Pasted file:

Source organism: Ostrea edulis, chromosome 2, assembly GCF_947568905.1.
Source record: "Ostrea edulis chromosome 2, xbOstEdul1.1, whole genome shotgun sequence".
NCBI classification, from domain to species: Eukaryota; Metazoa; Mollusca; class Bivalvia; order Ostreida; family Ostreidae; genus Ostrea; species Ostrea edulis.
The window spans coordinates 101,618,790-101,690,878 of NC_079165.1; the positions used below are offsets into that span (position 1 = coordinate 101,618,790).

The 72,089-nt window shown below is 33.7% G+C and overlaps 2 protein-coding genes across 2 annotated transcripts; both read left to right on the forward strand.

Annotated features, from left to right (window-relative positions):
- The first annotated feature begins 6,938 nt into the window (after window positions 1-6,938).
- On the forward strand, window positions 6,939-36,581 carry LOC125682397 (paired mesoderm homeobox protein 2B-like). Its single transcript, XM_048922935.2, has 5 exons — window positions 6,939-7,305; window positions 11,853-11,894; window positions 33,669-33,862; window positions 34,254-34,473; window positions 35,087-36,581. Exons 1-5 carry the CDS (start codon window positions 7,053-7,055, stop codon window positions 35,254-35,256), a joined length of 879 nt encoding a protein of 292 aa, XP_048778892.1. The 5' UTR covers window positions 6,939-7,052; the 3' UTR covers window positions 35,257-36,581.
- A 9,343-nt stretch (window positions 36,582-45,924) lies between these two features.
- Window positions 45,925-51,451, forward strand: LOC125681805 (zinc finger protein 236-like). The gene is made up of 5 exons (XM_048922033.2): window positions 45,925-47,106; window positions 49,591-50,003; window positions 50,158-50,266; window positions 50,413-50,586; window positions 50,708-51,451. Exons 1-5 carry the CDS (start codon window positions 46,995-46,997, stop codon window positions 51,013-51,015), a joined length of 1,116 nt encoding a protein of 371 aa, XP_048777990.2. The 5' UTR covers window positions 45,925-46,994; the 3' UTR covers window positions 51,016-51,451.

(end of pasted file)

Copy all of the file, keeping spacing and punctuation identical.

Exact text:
Source organism: Ostrea edulis, chromosome 2, assembly GCF_947568905.1.
Source record: "Ostrea edulis chromosome 2, xbOstEdul1.1, whole genome shotgun sequence".
NCBI classification, from domain to species: Eukaryota; Metazoa; Mollusca; class Bivalvia; order Ostreida; family Ostreidae; genus Ostrea; species Ostrea edulis.
The window spans coordinates 101,618,790-101,690,878 of NC_079165.1; the positions used below are offsets into that span (position 1 = coordinate 101,618,790).

The 72,089-nt window shown below is 33.7% G+C and overlaps 2 protein-coding genes across 2 annotated transcripts; both read left to right on the forward strand.

Annotated features, from left to right (window-relative positions):
- The first annotated feature begins 6,938 nt into the window (after window positions 1-6,938).
- On the forward strand, window positions 6,939-36,581 carry LOC125682397 (paired mesoderm homeobox protein 2B-like). Its single transcript, XM_048922935.2, has 5 exons — window positions 6,939-7,305; window positions 11,853-11,894; window positions 33,669-33,862; window positions 34,254-34,473; window positions 35,087-36,581. Exons 1-5 carry the CDS (start codon window positions 7,053-7,055, stop codon window positions 35,254-35,256), a joined length of 879 nt encoding a protein of 292 aa, XP_048778892.1. The 5' UTR covers window positions 6,939-7,052; the 3' UTR covers window positions 35,257-36,581.
- A 9,343-nt stretch (window positions 36,582-45,924) lies between these two features.
- Window positions 45,925-51,451, forward strand: LOC125681805 (zinc finger protein 236-like). The gene is made up of 5 exons (XM_048922033.2): window positions 45,925-47,106; window positions 49,591-50,003; window positions 50,158-50,266; window positions 50,413-50,586; window positions 50,708-51,451. Exons 1-5 carry the CDS (start codon window positions 46,995-46,997, stop codon window positions 51,013-51,015), a joined length of 1,116 nt encoding a protein of 371 aa, XP_048777990.2. The 5' UTR covers window positions 45,925-46,994; the 3' UTR covers window positions 51,016-51,451.